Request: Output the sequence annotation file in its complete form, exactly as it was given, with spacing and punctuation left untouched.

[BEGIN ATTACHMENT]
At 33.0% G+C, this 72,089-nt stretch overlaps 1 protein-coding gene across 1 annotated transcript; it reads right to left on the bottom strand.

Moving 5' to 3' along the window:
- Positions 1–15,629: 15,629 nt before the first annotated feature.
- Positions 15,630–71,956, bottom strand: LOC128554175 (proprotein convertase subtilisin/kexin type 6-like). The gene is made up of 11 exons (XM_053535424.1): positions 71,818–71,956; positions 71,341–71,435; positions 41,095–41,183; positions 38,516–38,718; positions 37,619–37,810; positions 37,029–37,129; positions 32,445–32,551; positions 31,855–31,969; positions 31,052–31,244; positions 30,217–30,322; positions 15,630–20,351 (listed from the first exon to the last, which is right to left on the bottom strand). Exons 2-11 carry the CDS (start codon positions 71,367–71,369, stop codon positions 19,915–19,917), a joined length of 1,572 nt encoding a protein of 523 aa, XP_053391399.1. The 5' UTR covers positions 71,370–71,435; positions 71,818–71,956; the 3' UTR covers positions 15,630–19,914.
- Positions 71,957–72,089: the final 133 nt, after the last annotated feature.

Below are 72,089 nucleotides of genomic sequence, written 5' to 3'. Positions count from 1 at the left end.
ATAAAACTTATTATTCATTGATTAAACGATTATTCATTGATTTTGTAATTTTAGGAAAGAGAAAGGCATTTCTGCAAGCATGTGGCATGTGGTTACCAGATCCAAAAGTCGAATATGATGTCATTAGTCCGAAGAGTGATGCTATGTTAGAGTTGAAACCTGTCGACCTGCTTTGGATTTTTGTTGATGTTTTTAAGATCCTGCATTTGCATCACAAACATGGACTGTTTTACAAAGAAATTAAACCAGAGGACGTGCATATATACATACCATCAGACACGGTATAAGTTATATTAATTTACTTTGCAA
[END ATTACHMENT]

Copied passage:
At 33.0% G+C, this 72,089-nt stretch overlaps 1 protein-coding gene across 1 annotated transcript; it reads right to left on the bottom strand.

Moving 5' to 3' along the window:
- Positions 1–15,629: 15,629 nt before the first annotated feature.
- Positions 15,630–71,956, bottom strand: LOC128554175 (proprotein convertase subtilisin/kexin type 6-like). The gene is made up of 11 exons (XM_053535424.1): positions 71,818–71,956; positions 71,341–71,435; positions 41,095–41,183; positions 38,516–38,718; positions 37,619–37,810; positions 37,029–37,129; positions 32,445–32,551; positions 31,855–31,969; positions 31,052–31,244; positions 30,217–30,322; positions 15,630–20,351 (listed from the first exon to the last, which is right to left on the bottom strand). Exons 2-11 carry the CDS (start codon positions 71,367–71,369, stop codon positions 19,915–19,917), a joined length of 1,572 nt encoding a protein of 523 aa, XP_053391399.1. The 5' UTR covers positions 71,370–71,435; positions 71,818–71,956; the 3' UTR covers positions 15,630–19,914.
- Positions 71,957–72,089: the final 133 nt, after the last annotated feature.

Below are 72,089 nucleotides of genomic sequence, written 5' to 3'. Positions count from 1 at the left end.
ATAAAACTTATTATTCATTGATTAAACGATTATTCATTGATTTTGTAATTTTAGGAAAGAGAAAGGCATTTCTGCAAGCATGTGGCATGTGGTTACCAGATCCAAAAGTCGAATATGATGTCATTAGTCCGAAGAGTGATGCTATGTTAGAGTTGAAACCTGTCGACCTGCTTTGGATTTTTGTTGATGTTTTTAAGATCCTGCATTTGCATCACAAACATGGACTGTTTTACAAAGAAATTAAACCAGAGGACGTGCATATATACATACCATCAGACACGGTATAAGTTATATTAATTTACTTTGCAA